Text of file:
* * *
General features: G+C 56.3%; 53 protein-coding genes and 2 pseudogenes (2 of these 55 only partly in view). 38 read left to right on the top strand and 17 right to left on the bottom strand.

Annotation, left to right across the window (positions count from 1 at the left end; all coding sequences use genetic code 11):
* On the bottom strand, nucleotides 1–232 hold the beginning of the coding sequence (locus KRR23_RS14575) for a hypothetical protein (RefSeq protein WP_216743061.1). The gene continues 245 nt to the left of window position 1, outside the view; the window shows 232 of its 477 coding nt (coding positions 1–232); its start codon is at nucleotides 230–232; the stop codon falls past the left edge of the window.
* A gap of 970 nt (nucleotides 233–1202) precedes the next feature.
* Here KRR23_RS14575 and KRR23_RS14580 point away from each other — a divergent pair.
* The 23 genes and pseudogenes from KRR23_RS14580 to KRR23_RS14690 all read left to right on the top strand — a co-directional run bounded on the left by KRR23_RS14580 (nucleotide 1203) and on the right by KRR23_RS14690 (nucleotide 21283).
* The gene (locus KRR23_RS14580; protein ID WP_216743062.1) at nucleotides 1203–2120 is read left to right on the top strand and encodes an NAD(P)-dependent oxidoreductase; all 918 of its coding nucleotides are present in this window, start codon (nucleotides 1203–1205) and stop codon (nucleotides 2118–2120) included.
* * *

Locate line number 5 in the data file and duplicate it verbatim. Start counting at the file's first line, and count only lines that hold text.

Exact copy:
* Here KRR23_RS14575 and KRR23_RS14580 point away from each other — a divergent pair.